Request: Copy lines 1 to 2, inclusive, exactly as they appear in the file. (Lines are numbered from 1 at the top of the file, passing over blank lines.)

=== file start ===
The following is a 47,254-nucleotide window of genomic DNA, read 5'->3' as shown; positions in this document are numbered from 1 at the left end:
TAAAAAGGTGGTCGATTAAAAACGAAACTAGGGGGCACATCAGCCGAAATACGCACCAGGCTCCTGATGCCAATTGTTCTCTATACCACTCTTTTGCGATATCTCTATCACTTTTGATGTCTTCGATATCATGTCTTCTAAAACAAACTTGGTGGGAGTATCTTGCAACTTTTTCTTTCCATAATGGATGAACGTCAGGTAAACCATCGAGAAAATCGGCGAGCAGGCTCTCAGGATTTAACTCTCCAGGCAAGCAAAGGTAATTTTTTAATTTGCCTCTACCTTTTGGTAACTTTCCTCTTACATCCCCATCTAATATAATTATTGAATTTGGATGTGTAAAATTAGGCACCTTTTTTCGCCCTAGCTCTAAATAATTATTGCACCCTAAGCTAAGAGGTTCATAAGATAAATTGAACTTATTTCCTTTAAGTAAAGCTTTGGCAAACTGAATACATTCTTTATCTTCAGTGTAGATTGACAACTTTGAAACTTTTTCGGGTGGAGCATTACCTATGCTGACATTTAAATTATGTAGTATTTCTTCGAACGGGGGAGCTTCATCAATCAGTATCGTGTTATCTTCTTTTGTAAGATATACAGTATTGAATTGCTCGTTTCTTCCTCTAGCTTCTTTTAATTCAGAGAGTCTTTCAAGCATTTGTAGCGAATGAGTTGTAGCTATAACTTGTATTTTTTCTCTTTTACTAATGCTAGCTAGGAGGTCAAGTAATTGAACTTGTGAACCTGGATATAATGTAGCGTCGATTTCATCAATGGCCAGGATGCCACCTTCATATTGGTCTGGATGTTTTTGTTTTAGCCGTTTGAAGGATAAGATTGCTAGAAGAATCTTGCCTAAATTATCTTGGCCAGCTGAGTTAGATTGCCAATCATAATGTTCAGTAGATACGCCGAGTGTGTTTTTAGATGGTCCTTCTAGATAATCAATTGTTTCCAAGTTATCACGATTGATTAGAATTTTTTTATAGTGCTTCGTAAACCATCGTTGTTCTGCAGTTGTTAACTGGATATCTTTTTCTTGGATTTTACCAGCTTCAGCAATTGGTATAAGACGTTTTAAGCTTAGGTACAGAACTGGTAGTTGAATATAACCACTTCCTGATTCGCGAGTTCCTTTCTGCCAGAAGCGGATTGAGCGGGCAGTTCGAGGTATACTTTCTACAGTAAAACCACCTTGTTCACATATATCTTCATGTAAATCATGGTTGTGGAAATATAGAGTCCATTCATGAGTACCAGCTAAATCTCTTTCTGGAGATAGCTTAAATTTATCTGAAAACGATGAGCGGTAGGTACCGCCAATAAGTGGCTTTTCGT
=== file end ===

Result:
The following is a 47,254-nucleotide window of genomic DNA, read 5'->3' as shown; positions in this document are numbered from 1 at the left end:
TAAAAAGGTGGTCGATTAAAAACGAAACTAGGGGGCACATCAGCCGAAATACGCACCAGGCTCCTGATGCCAATTGTTCTCTATACCACTCTTTTGCGATATCTCTATCACTTTTGATGTCTTCGATATCATGTCTTCTAAAACAAACTTGGTGGGAGTATCTTGCAACTTTTTCTTTCCATAATGGATGAACGTCAGGTAAACCATCGAGAAAATCGGCGAGCAGGCTCTCAGGATTTAACTCTCCAGGCAAGCAAAGGTAATTTTTTAATTTGCCTCTACCTTTTGGTAACTTTCCTCTTACATCCCCATCTAATATAATTATTGAATTTGGATGTGTAAAATTAGGCACCTTTTTTCGCCCTAGCTCTAAATAATTATTGCACCCTAAGCTAAGAGGTTCATAAGATAAATTGAACTTATTTCCTTTAAGTAAAGCTTTGGCAAACTGAATACATTCTTTATCTTCAGTGTAGATTGACAACTTTGAAACTTTTTCGGGTGGAGCATTACCTATGCTGACATTTAAATTATGTAGTATTTCTTCGAACGGGGGAGCTTCATCAATCAGTATCGTGTTATCTTCTTTTGTAAGATATACAGTATTGAATTGCTCGTTTCTTCCTCTAGCTTCTTTTAATTCAGAGAGTCTTTCAAGCATTTGTAGCGAATGAGTTGTAGCTATAACTTGTATTTTTTCTCTTTTACTAATGCTAGCTAGGAGGTCAAGTAATTGAACTTGTGAACCTGGATATAATGTAGCGTCGATTTCATCAATGGCCAGGATGCCACCTTCATATTGGTCTGGATGTTTTTGTTTTAGCCGTTTGAAGGATAAGATTGCTAGAAGAATCTTGCCTAAATTATCTTGGCCAGCTGAGTTAGATTGCCAATCATAATGTTCAGTAGATACGCCGAGTGTGTTTTTAGATGGTCCTTCTAGATAATCAATTGTTTCCAAGTTATCACGATTGATTAGAATTTTTTTATAGTGCTTCGTAAACCATCGTTGTTCTGCAGTTGTTAACTGGATATCTTTTTCTTGGATTTTACCAGCTTCAGCAATTGGTATAAGACGTTTTAAGCTTAGGTACAGAACTGGTAGTTGAATATAACCACTTCCTGATTCGCGAGTTCCTTTCTGCCAGAAGCGGATTGAGCGGGCAGTTCGAGGTATACTTTCTACAGTAAAACCACCTTGTTCACATATATCTTCATGTAAATCATGGTTGTGGAAATATAGAGTCCATTCATGAGTACCAGCTAAATCTCTTTCTGGAGATAGCTTAAATTTATCTGAAAACGATGAGCGGTAGGTACCGCCAATAAGTGGCTTTTCGT